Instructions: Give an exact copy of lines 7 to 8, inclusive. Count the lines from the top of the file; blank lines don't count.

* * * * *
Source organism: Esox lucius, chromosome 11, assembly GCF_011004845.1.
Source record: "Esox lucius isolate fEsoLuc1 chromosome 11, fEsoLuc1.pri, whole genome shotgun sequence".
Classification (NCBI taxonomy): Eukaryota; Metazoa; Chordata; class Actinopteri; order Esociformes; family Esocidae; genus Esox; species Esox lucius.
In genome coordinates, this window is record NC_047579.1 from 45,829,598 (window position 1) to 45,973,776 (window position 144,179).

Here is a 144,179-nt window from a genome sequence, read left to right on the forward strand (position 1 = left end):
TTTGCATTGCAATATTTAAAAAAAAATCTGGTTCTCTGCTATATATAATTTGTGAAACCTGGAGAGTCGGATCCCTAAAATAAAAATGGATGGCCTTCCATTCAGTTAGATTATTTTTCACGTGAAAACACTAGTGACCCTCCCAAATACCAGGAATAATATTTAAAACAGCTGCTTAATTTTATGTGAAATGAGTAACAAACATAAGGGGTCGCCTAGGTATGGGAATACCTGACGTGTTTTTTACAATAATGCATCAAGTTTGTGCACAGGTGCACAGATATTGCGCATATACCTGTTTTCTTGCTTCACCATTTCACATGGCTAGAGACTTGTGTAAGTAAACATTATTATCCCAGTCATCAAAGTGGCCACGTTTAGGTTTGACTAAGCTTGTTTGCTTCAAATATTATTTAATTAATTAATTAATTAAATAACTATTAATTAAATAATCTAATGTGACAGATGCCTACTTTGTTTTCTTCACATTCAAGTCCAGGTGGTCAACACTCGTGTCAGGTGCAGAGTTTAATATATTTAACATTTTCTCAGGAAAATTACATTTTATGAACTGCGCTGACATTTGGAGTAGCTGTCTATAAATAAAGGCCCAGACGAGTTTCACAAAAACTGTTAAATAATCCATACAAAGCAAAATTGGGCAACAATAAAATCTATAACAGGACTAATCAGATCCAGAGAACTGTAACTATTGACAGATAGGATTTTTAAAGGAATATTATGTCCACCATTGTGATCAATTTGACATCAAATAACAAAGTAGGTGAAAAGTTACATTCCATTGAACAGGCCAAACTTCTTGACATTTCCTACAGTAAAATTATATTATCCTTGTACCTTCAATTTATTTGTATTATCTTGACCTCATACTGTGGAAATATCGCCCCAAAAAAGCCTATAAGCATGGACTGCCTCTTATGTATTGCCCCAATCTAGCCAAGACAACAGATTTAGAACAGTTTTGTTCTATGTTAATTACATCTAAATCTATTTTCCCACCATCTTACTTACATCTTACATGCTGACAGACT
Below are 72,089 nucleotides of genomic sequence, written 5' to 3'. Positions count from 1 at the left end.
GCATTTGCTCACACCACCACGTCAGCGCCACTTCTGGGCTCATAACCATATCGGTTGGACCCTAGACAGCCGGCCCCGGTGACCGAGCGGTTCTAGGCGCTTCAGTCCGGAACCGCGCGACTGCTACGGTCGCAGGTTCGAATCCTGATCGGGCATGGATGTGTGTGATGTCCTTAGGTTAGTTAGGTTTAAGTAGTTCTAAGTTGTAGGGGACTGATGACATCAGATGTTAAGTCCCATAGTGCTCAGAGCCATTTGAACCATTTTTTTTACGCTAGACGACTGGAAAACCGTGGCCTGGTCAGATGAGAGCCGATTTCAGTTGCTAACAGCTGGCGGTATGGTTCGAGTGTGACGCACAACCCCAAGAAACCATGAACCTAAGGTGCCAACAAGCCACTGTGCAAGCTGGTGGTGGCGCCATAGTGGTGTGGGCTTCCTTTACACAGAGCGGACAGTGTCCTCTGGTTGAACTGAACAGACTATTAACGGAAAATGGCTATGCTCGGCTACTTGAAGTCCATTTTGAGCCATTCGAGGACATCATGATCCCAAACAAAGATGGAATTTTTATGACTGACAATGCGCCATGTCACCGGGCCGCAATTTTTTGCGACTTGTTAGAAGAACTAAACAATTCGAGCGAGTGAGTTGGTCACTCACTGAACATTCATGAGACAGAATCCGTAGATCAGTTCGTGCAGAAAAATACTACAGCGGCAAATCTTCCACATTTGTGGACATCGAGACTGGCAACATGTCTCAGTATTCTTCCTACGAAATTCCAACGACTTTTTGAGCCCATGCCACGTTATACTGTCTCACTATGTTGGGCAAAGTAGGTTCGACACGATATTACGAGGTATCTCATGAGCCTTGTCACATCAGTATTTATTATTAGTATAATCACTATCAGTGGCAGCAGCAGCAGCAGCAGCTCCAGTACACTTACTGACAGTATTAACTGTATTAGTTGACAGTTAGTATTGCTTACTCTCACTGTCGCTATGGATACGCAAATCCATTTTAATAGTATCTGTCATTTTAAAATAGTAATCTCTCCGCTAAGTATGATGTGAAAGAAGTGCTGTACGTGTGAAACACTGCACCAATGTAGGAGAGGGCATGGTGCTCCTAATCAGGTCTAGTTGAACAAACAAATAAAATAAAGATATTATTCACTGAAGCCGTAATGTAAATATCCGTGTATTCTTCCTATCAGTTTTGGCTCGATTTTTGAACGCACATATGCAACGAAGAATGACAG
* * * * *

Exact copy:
Below are 72,089 nucleotides of genomic sequence, written 5' to 3'. Positions count from 1 at the left end.
GCATTTGCTCACACCACCACGTCAGCGCCACTTCTGGGCTCATAACCATATCGGTTGGACCCTAGACAGCCGGCCCCGGTGACCGAGCGGTTCTAGGCGCTTCAGTCCGGAACCGCGCGACTGCTACGGTCGCAGGTTCGAATCCTGATCGGGCATGGATGTGTGTGATGTCCTTAGGTTAGTTAGGTTTAAGTAGTTCTAAGTTGTAGGGGACTGATGACATCAGATGTTAAGTCCCATAGTGCTCAGAGCCATTTGAACCATTTTTTTTACGCTAGACGACTGGAAAACCGTGGCCTGGTCAGATGAGAGCCGATTTCAGTTGCTAACAGCTGGCGGTATGGTTCGAGTGTGACGCACAACCCCAAGAAACCATGAACCTAAGGTGCCAACAAGCCACTGTGCAAGCTGGTGGTGGCGCCATAGTGGTGTGGGCTTCCTTTACACAGAGCGGACAGTGTCCTCTGGTTGAACTGAACAGACTATTAACGGAAAATGGCTATGCTCGGCTACTTGAAGTCCATTTTGAGCCATTCGAGGACATCATGATCCCAAACAAAGATGGAATTTTTATGACTGACAATGCGCCATGTCACCGGGCCGCAATTTTTTGCGACTTGTTAGAAGAACTAAACAATTCGAGCGAGTGAGTTGGTCACTCACTGAACATTCATGAGACAGAATCCGTAGATCAGTTCGTGCAGAAAAATACTACAGCGGCAAATCTTCCACATTTGTGGACATCGAGACTGGCAACATGTCTCAGTATTCTTCCTACGAAATTCCAACGACTTTTTGAGCCCATGCCACGTTATACTGTCTCACTATGTTGGGCAAAGTAGGTTCGACACGATATTACGAGGTATCTCATGAGCCTTGTCACATCAGTATTTATTATTAGTATAATCACTATCAGTGGCAGCAGCAGCAGCAGCAGCTCCAGTACACTTACTGACAGTATTAACTGTATTAGTTGACAGTTAGTATTGCTTACTCTCACTGTCGCTATGGATACGCAAATCCATTTTAATAGTATCTGTCATTTTAAAATAGTAATCTCTCCGCTAAGTATGATGTGAAAGAAGTGCTGTACGTGTGAAACACTGCACCAATGTAGGAGAGGGCATGGTGCTCCTAATCAGGTCTAGTTGAACAAACAAATAAAATAAAGATATTATTCACTGAAGCCGTAATGTAAATATCCGTGTATTCTTCCTATCAGTTTTGGCTCGATTTTTGAACGCACATATGCAACGAAGAATGACAG